When a home is foreclosed upon, the homeowner will often vacate the premises. After all, the house is being taken back by the bank, whether the owner likes it or not. They take the opportunity to move on with their life and leave the house behind. But if the bank does not officially repossess the home, the owners are still responsible for taxes and other costs. This is called a zombie foreclosure.
These kinds of foreclosures are on the decline in Ohio. Across the nation, about 20,000 homes fit into this category at the end of last month. This is a drop of over 40 percent from last year. One such reason is that it has become more fiscally beneficial for the banks to actually repossess the homes and put them on the market, with the rise in house prices.
Around this time last year, there were more than 150 zombie foreclosure homes in central Ohio. This year, there are only about 90. But the truly concerning part of this story is the sheer number of abandoned homes. In central Ohio, this amounted to more than 8,000 houses. Across the nation, 1.5 million homes, nearly 2 percent of the total, are abandoned.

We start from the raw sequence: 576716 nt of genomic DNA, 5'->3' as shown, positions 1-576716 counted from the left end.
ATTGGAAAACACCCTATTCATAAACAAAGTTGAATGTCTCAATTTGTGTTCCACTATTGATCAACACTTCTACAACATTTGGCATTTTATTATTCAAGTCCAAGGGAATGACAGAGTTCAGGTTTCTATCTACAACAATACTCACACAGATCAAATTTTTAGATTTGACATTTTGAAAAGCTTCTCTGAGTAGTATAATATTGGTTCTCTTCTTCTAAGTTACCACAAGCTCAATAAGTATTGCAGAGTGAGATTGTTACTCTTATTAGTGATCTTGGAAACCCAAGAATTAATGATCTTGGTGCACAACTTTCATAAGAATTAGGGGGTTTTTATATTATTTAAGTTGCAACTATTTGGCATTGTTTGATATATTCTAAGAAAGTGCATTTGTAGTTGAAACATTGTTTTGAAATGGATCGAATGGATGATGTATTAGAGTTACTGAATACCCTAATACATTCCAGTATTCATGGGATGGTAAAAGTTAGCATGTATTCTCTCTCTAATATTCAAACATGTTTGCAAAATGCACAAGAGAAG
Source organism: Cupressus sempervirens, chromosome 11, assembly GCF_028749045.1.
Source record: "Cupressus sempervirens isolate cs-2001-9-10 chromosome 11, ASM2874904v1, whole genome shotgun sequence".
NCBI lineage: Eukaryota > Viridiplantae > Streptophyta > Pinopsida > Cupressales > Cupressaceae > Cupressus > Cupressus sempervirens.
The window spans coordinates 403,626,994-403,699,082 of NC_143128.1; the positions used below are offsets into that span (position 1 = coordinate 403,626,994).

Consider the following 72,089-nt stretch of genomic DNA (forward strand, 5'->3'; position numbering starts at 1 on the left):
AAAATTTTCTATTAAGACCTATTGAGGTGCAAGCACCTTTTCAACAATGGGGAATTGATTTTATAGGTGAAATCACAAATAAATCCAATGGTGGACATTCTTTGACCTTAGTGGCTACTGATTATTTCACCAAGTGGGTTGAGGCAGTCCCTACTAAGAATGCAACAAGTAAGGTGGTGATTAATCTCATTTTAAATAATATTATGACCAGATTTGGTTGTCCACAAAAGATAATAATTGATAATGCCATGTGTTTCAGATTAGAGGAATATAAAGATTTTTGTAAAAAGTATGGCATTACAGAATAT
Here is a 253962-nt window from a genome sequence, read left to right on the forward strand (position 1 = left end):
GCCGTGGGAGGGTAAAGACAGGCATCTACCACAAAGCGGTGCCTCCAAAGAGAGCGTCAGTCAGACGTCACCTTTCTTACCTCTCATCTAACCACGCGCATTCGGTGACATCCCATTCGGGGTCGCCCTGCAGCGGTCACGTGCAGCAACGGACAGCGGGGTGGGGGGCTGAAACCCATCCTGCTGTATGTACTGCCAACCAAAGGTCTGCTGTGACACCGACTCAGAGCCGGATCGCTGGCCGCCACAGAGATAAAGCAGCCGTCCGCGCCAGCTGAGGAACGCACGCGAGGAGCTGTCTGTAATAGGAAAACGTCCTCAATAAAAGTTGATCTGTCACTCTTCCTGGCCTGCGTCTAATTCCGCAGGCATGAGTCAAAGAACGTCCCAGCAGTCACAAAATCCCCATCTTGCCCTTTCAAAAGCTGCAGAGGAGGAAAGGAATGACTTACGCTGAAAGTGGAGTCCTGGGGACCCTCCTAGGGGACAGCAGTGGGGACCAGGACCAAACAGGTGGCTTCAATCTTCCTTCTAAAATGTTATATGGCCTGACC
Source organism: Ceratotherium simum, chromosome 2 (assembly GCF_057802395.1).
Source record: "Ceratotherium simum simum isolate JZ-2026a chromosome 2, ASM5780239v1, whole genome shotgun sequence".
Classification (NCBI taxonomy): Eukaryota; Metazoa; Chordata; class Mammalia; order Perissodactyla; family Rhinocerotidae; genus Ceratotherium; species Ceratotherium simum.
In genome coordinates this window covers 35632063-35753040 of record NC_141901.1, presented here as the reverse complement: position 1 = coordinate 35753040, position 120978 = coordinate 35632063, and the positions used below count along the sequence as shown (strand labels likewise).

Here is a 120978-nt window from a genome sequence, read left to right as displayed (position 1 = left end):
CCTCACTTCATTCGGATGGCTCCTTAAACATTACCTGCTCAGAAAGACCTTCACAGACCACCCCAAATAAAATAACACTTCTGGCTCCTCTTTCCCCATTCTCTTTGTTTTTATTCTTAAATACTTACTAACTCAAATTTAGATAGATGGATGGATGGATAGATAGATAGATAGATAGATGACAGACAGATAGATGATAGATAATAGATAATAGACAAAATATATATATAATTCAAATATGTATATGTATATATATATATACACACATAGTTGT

Experts say many of the empty houses were seemingly abandoned for no reason. Only about 10 percent were either in foreclosure or underwater. A large majority of them did not even have a loan on them; they were fully owned.
Even with the drop in zombie foreclosures, homeowners who are facing financial challenges may find themselves saddled with unnecessary payments because the bank did not go through the repossession process after foreclosure. Anyone who is facing foreclosure may benefit from speaking with a bankruptcy law attorney.
Source: The Columbus Dispatch, “‘Zombie’ foreclosures down in central Ohio, U.S.,” Jim Weiker, Oct. 8, 2015